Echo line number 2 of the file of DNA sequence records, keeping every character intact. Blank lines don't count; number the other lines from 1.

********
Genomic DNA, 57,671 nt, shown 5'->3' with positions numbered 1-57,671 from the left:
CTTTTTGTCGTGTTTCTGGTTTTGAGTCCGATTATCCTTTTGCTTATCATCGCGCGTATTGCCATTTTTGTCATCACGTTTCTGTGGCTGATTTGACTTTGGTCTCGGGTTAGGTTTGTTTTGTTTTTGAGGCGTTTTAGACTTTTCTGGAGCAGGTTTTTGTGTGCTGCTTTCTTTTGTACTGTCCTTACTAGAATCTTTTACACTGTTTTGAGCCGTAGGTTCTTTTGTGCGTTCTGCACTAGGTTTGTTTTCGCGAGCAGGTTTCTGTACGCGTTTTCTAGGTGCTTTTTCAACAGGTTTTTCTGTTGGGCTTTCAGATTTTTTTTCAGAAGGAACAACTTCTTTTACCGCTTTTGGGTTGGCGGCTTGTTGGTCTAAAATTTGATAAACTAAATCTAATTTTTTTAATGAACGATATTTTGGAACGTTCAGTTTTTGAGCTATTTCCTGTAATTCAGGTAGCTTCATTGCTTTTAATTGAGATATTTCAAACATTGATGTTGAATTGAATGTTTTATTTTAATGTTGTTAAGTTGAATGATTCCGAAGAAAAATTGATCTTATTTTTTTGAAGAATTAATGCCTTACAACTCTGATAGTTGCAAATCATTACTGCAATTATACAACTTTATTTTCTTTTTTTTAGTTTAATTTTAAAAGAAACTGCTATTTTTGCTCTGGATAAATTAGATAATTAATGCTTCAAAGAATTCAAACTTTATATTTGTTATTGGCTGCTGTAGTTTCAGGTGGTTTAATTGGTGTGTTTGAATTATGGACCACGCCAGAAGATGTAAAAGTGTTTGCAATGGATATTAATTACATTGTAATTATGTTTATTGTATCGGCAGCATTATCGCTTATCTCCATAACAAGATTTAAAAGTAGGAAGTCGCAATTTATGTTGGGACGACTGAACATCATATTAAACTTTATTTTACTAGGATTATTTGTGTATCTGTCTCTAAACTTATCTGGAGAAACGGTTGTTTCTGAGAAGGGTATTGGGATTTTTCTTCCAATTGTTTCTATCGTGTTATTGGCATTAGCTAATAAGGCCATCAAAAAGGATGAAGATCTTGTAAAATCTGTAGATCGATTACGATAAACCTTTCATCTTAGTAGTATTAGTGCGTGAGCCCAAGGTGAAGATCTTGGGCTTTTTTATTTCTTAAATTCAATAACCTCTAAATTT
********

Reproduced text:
CTTTTTGTCGTGTTTCTGGTTTTGAGTCCGATTATCCTTTTGCTTATCATCGCGCGTATTGCCATTTTTGTCATCACGTTTCTGTGGCTGATTTGACTTTGGTCTCGGGTTAGGTTTGTTTTGTTTTTGAGGCGTTTTAGACTTTTCTGGAGCAGGTTTTTGTGTGCTGCTTTCTTTTGTACTGTCCTTACTAGAATCTTTTACACTGTTTTGAGCCGTAGGTTCTTTTGTGCGTTCTGCACTAGGTTTGTTTTCGCGAGCAGGTTTCTGTACGCGTTTTCTAGGTGCTTTTTCAACAGGTTTTTCTGTTGGGCTTTCAGATTTTTTTTCAGAAGGAACAACTTCTTTTACCGCTTTTGGGTTGGCGGCTTGTTGGTCTAAAATTTGATAAACTAAATCTAATTTTTTTAATGAACGATATTTTGGAACGTTCAGTTTTTGAGCTATTTCCTGTAATTCAGGTAGCTTCATTGCTTTTAATTGAGATATTTCAAACATTGATGTTGAATTGAATGTTTTATTTTAATGTTGTTAAGTTGAATGATTCCGAAGAAAAATTGATCTTATTTTTTTGAAGAATTAATGCCTTACAACTCTGATAGTTGCAAATCATTACTGCAATTATACAACTTTATTTTCTTTTTTTTAGTTTAATTTTAAAAGAAACTGCTATTTTTGCTCTGGATAAATTAGATAATTAATGCTTCAAAGAATTCAAACTTTATATTTGTTATTGGCTGCTGTAGTTTCAGGTGGTTTAATTGGTGTGTTTGAATTATGGACCACGCCAGAAGATGTAAAAGTGTTTGCAATGGATATTAATTACATTGTAATTATGTTTATTGTATCGGCAGCATTATCGCTTATCTCCATAACAAGATTTAAAAGTAGGAAGTCGCAATTTATGTTGGGACGACTGAACATCATATTAAACTTTATTTTACTAGGATTATTTGTGTATCTGTCTCTAAACTTATCTGGAGAAACGGTTGTTTCTGAGAAGGGTATTGGGATTTTTCTTCCAATTGTTTCTATCGTGTTATTGGCATTAGCTAATAAGGCCATCAAAAAGGATGAAGATCTTGTAAAATCTGTAGATCGATTACGATAAACCTTTCATCTTAGTAGTATTAGTGCGTGAGCCCAAGGTGAAGATCTTGGGCTTTTTTATTTCTTAAATTCAATAACCTCTAAATTT